Abstract

Knowing the H2S concentration early in the exploration and appraisal phase of a potential hydrocarbon discovery is critical for proper planning of the development phase. Production from a newly discovered accumulation often requires tie-in to an existing pipeline or facility, which usually has an upper limit on how much H2S can be handled, if any. The presence of H2S also affects the design of the completion and the production systems. Not discovering H2S until the production phase can halt production while the surface facilities are upgraded to handle the sour gas, which can be very expensive.

Several publications have shown that using standard wireline formation testing (WFT) to obtain fluid samples without adequate planning and preparation may result in H2S being scavenged during sampling or during transfer. In addition, standard gas chromatography (GC) analysis may measure small H2S concentrations inaccurately. Alternative methods for sampling and conserving small H2S concentrations have been proposed, but they are supported only by laboratory tests with no actual field data published.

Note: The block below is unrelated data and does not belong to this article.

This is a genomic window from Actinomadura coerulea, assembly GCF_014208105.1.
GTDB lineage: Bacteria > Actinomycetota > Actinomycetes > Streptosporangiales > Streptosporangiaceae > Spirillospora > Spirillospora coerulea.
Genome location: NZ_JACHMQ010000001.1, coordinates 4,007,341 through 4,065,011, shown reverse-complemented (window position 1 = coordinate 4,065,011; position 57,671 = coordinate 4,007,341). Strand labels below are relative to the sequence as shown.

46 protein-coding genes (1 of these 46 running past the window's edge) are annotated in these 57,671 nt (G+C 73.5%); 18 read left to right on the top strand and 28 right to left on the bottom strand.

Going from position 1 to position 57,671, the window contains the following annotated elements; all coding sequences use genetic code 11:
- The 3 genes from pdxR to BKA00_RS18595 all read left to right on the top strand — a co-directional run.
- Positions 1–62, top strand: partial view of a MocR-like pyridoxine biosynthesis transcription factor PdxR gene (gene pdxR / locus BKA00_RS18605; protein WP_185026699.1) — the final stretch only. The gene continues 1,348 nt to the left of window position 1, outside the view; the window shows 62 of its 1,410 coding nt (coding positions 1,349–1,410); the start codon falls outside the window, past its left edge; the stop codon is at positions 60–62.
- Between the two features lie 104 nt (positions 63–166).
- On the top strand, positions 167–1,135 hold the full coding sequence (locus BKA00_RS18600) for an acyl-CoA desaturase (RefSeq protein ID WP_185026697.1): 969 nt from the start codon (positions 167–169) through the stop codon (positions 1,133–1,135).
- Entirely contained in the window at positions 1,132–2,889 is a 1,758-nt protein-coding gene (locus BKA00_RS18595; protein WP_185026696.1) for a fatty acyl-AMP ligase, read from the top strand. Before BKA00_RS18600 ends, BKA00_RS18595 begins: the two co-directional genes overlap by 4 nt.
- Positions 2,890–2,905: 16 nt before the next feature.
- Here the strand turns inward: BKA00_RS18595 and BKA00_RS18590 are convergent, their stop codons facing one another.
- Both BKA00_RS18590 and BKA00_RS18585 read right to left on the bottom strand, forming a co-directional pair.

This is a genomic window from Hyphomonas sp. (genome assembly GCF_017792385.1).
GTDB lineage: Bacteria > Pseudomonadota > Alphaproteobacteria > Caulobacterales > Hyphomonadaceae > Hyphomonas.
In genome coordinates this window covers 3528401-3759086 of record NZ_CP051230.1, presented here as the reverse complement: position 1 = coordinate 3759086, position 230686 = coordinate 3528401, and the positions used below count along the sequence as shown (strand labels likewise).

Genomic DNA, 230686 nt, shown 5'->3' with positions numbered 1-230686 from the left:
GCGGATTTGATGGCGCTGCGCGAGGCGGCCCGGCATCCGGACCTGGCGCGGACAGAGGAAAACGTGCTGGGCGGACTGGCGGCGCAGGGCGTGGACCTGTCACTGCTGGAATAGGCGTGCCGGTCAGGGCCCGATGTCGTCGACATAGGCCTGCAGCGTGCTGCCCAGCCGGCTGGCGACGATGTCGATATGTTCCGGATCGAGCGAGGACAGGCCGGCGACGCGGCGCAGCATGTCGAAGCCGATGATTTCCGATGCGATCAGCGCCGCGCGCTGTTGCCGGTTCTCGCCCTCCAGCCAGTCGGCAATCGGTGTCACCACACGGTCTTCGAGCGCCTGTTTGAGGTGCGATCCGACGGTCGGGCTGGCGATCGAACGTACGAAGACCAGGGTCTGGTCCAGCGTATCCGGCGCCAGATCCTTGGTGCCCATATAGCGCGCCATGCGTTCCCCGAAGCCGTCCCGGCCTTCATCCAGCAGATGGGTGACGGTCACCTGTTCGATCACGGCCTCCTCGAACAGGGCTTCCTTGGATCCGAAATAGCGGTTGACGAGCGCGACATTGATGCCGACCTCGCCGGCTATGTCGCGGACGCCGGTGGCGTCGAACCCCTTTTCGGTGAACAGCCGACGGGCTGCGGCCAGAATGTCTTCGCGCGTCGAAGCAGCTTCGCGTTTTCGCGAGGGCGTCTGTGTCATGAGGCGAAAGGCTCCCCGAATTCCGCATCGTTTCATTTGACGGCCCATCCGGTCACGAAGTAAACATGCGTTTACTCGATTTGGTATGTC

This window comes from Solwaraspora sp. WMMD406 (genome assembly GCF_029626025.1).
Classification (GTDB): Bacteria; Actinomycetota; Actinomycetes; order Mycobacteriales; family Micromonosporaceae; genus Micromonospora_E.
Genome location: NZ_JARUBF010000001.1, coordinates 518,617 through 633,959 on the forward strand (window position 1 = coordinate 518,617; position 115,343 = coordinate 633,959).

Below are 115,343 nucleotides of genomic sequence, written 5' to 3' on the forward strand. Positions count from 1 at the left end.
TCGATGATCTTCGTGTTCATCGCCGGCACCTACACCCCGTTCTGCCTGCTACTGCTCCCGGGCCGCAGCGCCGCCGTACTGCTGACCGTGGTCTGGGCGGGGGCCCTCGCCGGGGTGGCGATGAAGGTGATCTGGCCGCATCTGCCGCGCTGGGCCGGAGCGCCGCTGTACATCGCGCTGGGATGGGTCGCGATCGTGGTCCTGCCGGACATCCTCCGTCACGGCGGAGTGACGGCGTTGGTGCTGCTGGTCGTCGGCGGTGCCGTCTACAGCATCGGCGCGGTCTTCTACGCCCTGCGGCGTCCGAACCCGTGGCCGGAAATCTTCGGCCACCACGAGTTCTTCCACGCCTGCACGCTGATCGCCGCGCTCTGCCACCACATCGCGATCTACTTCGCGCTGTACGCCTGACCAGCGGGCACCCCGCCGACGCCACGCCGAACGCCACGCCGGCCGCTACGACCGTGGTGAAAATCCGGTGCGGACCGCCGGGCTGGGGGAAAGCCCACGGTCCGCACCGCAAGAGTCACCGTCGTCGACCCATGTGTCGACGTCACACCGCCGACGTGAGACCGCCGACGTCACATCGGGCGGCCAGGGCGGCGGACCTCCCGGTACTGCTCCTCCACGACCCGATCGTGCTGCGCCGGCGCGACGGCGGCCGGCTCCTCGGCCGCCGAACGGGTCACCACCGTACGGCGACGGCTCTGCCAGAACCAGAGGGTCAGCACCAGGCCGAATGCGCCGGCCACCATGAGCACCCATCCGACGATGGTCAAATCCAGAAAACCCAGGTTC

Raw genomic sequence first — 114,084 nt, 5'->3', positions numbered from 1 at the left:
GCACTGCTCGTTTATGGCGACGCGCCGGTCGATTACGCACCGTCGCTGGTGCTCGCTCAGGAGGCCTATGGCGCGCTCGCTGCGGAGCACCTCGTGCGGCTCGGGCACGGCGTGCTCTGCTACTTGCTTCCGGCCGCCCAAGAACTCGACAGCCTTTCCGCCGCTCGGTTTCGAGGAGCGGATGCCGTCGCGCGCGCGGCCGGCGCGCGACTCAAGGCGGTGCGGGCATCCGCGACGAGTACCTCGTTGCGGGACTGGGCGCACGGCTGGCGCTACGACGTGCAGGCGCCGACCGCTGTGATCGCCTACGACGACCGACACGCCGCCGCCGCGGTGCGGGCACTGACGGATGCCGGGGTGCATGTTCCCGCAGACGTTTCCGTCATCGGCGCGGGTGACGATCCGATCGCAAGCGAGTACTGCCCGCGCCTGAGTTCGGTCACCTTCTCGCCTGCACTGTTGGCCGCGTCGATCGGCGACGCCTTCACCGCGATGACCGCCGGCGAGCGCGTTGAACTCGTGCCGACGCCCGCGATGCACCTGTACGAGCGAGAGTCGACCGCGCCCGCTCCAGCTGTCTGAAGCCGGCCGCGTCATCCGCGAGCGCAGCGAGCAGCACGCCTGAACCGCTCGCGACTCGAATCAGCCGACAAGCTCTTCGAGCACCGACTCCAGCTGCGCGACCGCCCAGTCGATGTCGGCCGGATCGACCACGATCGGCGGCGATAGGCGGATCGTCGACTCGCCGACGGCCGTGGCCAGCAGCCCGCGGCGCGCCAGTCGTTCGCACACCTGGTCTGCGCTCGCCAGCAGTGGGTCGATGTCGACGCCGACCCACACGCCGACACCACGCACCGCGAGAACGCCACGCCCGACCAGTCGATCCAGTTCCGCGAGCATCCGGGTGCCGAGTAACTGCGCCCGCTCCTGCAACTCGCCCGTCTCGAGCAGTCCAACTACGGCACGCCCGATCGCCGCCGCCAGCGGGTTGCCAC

In this paper, we present case studies of applying low H2S concentration sampling in the field. The wireline formation sampling was designed to capture samples with very small amounts of H2S under field conditions. This includes selection of the materials used in the sampling tool, tool string setup, choice of coating material for the sampling bottles, transfer of samples and analysis. The flow path inside the sampling tool was reduced to minimize the potential loss of H2S. In addition to wireline formation testing, the wells were also tested using a traditional drillstem test (DST). The results of the well test and the wireline sampling agreed well in both cases.

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